"I radioed the driver, but didn't get a response. I sent Davey and Jeff after them, just to make sure they weren't in an accident and we've lost contact with them as well. I'm thinking it has something to do with that downed cell tower from the typhoon yesterday."

"Listen, the minute you hear from them, let us know."

"Roger that," he said, clicking the radio's switch off.

A noise drew Pescadou's attention from the cruise ship back towards the cave. A lab-coated scientist approached, clipboard in hand, his step slowed by the humidity and heat of the air outside the cave. His gasmask hung loosely about his neck and he looked slightly flushed at the sight of the ever present lit cigarette in Pescadou's fingers

"Are you through with the latest volunteers?" He dropped the cigarette to the plank flooring of the porch and snuffed it out with the toe of his flip flop. Whoever would imagine you could be poised for world domination and still be wearing casual footwear? It was just proof, yet again, that God has a wicked sense of humor.

"We are, sir, but most of them are pretty much wiped clean, especially the Professor. He's just this side of being a vegetable now. Still, it was worth it for what we retrieved. What should we do with them?"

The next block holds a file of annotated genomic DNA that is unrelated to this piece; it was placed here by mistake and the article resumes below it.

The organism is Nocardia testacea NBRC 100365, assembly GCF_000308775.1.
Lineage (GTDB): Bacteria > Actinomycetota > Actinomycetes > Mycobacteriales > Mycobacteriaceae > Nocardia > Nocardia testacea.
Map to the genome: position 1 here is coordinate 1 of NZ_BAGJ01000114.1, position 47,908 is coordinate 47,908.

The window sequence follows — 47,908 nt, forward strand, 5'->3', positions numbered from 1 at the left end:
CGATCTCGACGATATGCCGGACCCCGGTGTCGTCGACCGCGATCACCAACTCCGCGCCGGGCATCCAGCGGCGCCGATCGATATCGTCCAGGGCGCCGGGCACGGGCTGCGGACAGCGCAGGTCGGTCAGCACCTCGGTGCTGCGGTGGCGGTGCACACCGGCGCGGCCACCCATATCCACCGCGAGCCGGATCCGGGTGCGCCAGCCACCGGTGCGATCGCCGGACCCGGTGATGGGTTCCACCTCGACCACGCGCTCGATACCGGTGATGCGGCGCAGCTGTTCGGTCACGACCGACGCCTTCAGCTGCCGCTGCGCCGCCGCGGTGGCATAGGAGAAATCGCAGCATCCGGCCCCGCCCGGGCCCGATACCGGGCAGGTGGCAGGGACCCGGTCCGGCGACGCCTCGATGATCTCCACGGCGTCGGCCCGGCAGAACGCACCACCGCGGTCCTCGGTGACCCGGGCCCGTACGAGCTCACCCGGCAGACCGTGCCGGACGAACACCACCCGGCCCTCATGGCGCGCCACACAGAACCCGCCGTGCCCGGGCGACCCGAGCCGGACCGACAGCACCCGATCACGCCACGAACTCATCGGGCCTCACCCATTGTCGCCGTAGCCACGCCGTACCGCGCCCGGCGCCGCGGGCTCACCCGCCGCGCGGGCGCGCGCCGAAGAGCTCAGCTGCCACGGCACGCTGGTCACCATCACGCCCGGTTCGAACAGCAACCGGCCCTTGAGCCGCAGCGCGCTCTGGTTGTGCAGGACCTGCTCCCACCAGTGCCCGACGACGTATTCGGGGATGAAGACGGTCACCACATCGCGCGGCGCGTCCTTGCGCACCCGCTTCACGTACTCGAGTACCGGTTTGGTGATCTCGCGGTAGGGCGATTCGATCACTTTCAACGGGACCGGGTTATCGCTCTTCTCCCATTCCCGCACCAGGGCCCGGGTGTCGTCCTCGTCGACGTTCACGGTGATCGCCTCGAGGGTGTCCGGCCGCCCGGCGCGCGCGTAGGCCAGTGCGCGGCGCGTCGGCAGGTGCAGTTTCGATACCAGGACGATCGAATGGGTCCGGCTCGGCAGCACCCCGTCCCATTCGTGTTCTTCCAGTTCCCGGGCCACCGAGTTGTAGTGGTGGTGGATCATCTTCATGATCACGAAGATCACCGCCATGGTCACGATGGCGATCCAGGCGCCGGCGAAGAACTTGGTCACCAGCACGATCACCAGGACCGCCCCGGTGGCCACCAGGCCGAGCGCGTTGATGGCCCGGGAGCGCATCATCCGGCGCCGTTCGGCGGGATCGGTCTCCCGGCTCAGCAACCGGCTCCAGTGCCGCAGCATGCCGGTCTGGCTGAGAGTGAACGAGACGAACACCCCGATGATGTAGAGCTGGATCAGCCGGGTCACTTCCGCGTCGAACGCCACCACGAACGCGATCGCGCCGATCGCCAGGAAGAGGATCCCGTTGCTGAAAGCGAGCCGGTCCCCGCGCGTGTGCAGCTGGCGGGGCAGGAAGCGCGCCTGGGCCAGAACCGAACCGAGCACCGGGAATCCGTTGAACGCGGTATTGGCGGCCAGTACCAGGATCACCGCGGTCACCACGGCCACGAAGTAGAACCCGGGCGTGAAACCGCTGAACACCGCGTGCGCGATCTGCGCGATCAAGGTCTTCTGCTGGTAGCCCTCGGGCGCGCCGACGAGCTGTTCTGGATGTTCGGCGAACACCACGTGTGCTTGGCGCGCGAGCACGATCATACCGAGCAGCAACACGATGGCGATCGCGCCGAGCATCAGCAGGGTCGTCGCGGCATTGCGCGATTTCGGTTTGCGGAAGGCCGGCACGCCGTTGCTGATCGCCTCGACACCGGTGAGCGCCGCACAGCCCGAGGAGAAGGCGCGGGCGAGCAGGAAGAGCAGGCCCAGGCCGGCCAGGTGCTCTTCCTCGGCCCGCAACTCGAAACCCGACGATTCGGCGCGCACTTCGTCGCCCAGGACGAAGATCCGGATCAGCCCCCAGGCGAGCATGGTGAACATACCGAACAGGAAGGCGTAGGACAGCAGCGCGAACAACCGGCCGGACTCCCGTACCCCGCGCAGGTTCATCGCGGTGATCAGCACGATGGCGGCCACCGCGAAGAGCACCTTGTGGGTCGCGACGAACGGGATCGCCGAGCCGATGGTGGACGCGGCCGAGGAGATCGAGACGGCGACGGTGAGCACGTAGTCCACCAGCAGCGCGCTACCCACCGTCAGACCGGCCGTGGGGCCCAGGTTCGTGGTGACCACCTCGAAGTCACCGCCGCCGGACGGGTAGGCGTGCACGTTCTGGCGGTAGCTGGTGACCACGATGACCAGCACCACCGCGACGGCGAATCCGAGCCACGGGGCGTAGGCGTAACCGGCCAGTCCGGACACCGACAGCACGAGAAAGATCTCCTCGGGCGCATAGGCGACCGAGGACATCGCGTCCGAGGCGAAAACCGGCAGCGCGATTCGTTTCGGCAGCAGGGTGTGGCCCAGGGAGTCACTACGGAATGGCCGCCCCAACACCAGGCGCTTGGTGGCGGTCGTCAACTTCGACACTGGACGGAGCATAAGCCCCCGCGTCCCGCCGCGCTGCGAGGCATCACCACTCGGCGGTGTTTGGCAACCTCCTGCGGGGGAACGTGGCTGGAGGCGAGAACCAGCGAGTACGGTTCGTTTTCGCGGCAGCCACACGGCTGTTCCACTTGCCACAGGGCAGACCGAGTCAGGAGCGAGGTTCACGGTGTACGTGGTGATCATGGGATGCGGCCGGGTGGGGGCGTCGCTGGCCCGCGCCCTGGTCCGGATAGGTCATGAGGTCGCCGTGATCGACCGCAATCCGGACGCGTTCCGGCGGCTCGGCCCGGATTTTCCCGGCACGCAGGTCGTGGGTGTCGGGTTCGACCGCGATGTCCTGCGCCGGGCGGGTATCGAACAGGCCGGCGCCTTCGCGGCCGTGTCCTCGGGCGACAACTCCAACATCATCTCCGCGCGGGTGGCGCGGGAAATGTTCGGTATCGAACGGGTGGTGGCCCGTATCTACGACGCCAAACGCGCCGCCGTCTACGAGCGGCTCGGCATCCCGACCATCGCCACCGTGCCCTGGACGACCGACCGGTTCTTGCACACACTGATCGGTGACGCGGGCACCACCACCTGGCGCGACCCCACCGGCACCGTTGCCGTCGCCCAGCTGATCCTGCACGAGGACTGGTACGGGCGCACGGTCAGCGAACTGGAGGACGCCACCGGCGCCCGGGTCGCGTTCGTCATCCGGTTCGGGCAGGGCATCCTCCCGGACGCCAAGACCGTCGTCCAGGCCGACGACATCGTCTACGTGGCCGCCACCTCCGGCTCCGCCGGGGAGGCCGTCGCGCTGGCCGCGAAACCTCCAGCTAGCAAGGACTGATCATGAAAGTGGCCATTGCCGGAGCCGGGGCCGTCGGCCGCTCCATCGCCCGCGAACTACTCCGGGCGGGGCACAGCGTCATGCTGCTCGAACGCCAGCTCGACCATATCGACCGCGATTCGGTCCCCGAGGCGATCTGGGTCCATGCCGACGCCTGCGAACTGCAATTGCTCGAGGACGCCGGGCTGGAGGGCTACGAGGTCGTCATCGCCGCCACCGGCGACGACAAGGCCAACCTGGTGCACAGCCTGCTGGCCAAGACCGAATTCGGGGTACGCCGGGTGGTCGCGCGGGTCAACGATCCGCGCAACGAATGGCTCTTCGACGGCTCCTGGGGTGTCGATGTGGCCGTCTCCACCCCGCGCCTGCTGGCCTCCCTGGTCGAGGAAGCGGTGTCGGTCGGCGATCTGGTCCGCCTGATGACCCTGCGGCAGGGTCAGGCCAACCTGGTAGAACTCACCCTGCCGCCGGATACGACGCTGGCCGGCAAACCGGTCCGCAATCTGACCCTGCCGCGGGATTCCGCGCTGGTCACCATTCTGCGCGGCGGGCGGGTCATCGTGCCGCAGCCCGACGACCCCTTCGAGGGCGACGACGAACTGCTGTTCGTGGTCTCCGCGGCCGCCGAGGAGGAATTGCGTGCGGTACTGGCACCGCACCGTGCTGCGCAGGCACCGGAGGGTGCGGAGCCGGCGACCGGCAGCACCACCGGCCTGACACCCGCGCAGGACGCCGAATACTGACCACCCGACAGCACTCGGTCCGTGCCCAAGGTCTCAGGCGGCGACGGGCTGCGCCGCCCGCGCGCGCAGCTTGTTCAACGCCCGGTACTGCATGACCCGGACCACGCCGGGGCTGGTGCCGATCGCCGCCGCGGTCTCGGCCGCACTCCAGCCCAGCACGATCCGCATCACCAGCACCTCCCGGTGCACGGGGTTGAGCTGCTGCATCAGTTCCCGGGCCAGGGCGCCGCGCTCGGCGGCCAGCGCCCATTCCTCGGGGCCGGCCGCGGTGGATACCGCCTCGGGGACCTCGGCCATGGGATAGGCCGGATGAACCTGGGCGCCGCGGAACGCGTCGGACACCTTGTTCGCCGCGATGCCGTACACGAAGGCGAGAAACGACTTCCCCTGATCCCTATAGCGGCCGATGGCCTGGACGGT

"Put them back on their bus and send them back to the ship. I have a little something arranged that will take care of the problem." The lab tech started to leave, but the voice of his superior stayed his foot steps. "And those two security officers - what about them?"

"We're just about to start testing, sir. You might want to avoid the cave for the next couple of hours - it will likely get loud."

"Thank you, Murdock, I will do just that."

"You're welcome, Mr. Pescadou."

Even though Macdui loathed to admit it, he was starting to get concerned about his security detachment. Usually those guys were pretty Johnny-on-the-spot when it came to reporting in. The fact that they'd been gone for nearly two hours was screaming volumes to him. Maybe they'd stopped off at Bloody Mary's again.